Fersner contends that he was entitled to a four-level downward adjustment for being a "minimal" participant in the criminal activity under U.S.S.G. § 3B1.2(a), as opposed to a two-level downward adjustment for being a "minor" participant under U.S.S.G. § 3B1.2(b). A trial court's denial of a downward adjustment pursuant to U.S.S.G. § 3B1.2(a) is subject to a "clearly erroneous" standard of review. United States v. Daniels, 948 F.2d 1033, 1036 (6th Cir.1991), cert. denied, 112 S.Ct. 1279 (1992).

12

U.S.S.G. § 3B1.2(a) provides that "[i]f the defendant was a minimal participant in any criminal activity, decrease [the offense level] by 4 levels." Application Note One to this subsection reads:

13

Subsection (a) applies to a defendant who plays a minimal role in concerted activity. It is intended to cover defendants who are plainly among the least culpable of those involved in the conduct of a group. Under this provision, the defendant's lack of knowledge or understanding of the scope and structure of the enterprise and of the activities of others is indicative of a role as minimal participant.

14

Application Note Two to this subsection mentions that this adjustment is intended to be "used infrequently."

15

The presentence report states that "Fersner was identified by investigating agents as being the least culpable individual in this criminal conduct." J.A. at 48. The fact that Fersner's role may not have been as great as the codefendants, however, does not automatically qualify him for "minimal participant" status. See United States v. Thomas, 963 F.2d 63, 65 (5th Cir.1992). The probation officer who prepared the presentence report did not consider Fersner's conduct to be "minimal" "inasmuch as he [Fersner] requested that Hamby and Trent 'get him' a newer model van, and he was present when they stole the 1988 Super Cargo van in South Carolina and transported it across State lines." J.A. at 48. In addition, the probation officer reported that, according to the government, arresting officers, and codefendants, "Fersner did have information prior to this criminal conduct that Coy Ralph Trent and Evelyn Sue Hamby were stealing cars and selling them on a regular basis." Id. at 63.

16

The district court accepted the factual findings of the presentence report, see id. at 76, and this acceptance is not clearly erroneous. Fersner bears the burden of establishing that he was a "minimal participant," see United States v. Perry, 908 F.2d 56, 58 (6th Cir.) ("the defendant has the burden of proving mitigating factors by a preponderance of the evidence"), cert. denied, 111 S.Ct. 565 (1990), and it was not clear error to find that he did not meet this burden. From the record, it appears that Fersner had knowledge and understanding of the scope and structure of the enterprise and of the activities of the others involved. Fersner was told when the threesome reached Spartanburg that a van was to be stolen. After the stolen van was brought to Tennessee, Fersner immediately took possession of it, and eventually paid codefendants $2000 for it. Fersner's first assertion of error is without merit.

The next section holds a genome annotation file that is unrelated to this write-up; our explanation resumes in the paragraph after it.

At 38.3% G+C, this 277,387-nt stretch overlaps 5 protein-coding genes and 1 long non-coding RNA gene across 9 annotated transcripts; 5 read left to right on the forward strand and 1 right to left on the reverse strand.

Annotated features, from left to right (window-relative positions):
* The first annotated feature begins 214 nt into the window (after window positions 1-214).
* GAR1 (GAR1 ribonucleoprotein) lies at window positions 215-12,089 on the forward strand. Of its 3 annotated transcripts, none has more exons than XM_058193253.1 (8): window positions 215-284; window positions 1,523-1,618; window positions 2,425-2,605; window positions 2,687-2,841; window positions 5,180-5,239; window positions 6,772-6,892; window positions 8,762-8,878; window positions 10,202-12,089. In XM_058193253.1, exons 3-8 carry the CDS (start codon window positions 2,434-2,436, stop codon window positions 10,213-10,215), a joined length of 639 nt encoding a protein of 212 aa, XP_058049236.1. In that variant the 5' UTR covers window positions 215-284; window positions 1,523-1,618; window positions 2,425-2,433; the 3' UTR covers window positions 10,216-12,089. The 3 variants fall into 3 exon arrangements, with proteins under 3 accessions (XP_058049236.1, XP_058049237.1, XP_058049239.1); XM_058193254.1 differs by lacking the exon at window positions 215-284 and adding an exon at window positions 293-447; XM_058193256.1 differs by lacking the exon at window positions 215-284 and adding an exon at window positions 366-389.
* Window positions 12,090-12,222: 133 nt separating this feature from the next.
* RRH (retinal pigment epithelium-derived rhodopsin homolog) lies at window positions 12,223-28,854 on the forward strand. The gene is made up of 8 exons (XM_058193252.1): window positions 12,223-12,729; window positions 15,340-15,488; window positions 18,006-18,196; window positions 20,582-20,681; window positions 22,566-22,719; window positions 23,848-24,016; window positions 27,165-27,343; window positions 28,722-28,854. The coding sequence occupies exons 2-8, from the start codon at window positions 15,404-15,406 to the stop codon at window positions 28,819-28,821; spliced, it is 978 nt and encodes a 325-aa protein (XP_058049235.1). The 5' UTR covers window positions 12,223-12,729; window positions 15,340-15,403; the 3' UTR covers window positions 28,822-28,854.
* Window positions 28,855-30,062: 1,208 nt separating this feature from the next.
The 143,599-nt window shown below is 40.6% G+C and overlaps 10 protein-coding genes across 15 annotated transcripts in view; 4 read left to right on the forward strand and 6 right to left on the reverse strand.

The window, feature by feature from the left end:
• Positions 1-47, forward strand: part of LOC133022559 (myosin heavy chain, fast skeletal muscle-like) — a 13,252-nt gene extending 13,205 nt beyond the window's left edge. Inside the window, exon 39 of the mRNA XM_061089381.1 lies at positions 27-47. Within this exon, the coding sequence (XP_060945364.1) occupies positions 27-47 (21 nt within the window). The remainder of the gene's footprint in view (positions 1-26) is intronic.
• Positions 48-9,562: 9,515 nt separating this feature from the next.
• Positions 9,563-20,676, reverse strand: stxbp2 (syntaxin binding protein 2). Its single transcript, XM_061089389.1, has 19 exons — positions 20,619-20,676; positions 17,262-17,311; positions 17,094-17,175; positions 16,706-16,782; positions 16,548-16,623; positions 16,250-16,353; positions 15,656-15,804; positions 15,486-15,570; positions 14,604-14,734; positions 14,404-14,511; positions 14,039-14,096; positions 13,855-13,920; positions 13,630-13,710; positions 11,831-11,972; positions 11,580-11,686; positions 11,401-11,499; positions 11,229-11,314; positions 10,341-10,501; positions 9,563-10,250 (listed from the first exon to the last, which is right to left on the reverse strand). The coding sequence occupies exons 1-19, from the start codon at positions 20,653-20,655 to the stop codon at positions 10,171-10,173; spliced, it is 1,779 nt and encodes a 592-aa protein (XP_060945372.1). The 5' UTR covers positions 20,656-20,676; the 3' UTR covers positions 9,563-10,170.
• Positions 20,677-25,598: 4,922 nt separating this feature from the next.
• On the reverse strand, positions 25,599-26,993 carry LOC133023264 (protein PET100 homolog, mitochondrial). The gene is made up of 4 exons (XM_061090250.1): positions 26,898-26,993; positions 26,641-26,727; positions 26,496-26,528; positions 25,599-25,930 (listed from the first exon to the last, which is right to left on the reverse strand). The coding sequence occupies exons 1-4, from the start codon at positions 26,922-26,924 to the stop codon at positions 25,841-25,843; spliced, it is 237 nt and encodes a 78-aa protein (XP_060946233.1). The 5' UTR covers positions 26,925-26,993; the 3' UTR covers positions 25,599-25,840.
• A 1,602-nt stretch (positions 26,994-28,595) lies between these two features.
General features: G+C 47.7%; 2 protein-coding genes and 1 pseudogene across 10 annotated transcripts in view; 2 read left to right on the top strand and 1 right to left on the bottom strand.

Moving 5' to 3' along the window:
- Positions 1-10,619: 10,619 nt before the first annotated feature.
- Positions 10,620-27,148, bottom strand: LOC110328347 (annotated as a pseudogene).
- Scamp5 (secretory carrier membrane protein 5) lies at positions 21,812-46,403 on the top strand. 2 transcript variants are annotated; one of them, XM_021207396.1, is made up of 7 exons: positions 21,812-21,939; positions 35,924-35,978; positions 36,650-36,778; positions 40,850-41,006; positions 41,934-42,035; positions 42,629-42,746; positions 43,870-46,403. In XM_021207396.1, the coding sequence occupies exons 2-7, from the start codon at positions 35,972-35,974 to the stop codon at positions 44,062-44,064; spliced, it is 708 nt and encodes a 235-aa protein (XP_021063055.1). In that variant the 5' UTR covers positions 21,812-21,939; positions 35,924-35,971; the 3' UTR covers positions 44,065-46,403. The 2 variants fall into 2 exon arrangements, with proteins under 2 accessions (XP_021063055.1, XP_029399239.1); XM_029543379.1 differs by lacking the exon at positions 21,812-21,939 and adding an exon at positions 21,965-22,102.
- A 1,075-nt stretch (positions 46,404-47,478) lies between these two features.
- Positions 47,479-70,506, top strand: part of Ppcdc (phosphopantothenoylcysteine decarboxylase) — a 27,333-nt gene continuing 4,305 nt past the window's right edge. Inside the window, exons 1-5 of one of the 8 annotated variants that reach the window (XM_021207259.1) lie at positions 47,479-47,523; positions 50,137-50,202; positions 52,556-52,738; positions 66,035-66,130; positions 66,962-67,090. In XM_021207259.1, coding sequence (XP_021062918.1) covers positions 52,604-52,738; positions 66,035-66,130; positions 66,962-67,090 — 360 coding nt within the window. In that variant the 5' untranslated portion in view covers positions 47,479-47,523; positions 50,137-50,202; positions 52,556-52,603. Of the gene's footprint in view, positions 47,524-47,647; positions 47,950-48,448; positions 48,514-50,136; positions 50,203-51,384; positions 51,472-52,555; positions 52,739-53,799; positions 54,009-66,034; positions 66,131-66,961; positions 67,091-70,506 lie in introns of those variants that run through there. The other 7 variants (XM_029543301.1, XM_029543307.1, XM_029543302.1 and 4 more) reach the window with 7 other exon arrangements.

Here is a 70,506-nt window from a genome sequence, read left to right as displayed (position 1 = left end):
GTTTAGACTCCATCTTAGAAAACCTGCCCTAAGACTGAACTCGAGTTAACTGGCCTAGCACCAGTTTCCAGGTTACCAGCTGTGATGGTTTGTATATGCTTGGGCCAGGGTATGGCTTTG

III. The Proportionality of the Sentence

17

Fersner argues that, pursuant to Solem v. Helm, 463 U.S. 277, 284 (1983), his sentence was unconstitutionally disproportionate to his crime. Fersner was determined to be the least culpable of the three defendants, see J.A. at 47-48, yet received the same term of imprisonment as Hamby.

18

Fersner's argument is again without merit. There is no indication that the sentence imposed is disproportionate to the crime. The sentence imposed was within even the lower guideline range that Fersner seeks on appeal. The statutory maximum sentence for a violation of either 18 U.S.C. § 2312 or 18 U.S.C. § 2313 is five years of imprisonment. Fersner received a sentence of five months. In United States v. Fry, 831 F.2d 664, 667 (6th Cir.1987), this court stated that a defendant "relying upon the argument that he has received a disproportionate sentence must establish more than the mere fact that other defendants have received less harsh sentences for similar crimes." Similarly, a defendant must show more than the fact that a more culpable codefendant received the same sentence. Fersner has not done so here.

IV. Rule 32(c)(3)(D)

19

Finally, Fersner seems to suggest that the district court erred by not complying with the requirements of Rule 32(c)(3)(D) of the Federal Rules of Criminal Procedure, which reads:

20

If the comments of the defendant and the defendant's counsel or testimony or other information introduced by them allege any factual inaccuracy in the presentence report or the summary of the report or part thereof, the court shall, as to each matter controverted, make (i) a finding as to the allegation, or (ii) a determination that no such finding is necessary because the matter controverted will not be taken into account in sentencing. A written record of such findings and determinations shall be appended to and accompany any copy of the presentence investigation report thereafter made available to the Bureau of Prisons or the Parole Commission.

21